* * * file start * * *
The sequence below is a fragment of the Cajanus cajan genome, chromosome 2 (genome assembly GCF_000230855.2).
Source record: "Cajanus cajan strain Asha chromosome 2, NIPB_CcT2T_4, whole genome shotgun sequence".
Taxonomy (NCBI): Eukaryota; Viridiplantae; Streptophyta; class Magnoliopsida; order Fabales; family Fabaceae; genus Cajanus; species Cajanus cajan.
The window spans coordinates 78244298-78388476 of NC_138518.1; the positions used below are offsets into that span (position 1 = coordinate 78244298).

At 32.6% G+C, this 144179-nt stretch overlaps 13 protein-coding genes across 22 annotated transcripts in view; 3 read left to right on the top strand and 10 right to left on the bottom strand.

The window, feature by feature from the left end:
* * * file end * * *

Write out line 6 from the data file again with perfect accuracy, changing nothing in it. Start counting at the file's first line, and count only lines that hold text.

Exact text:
The window, feature by feature from the left end: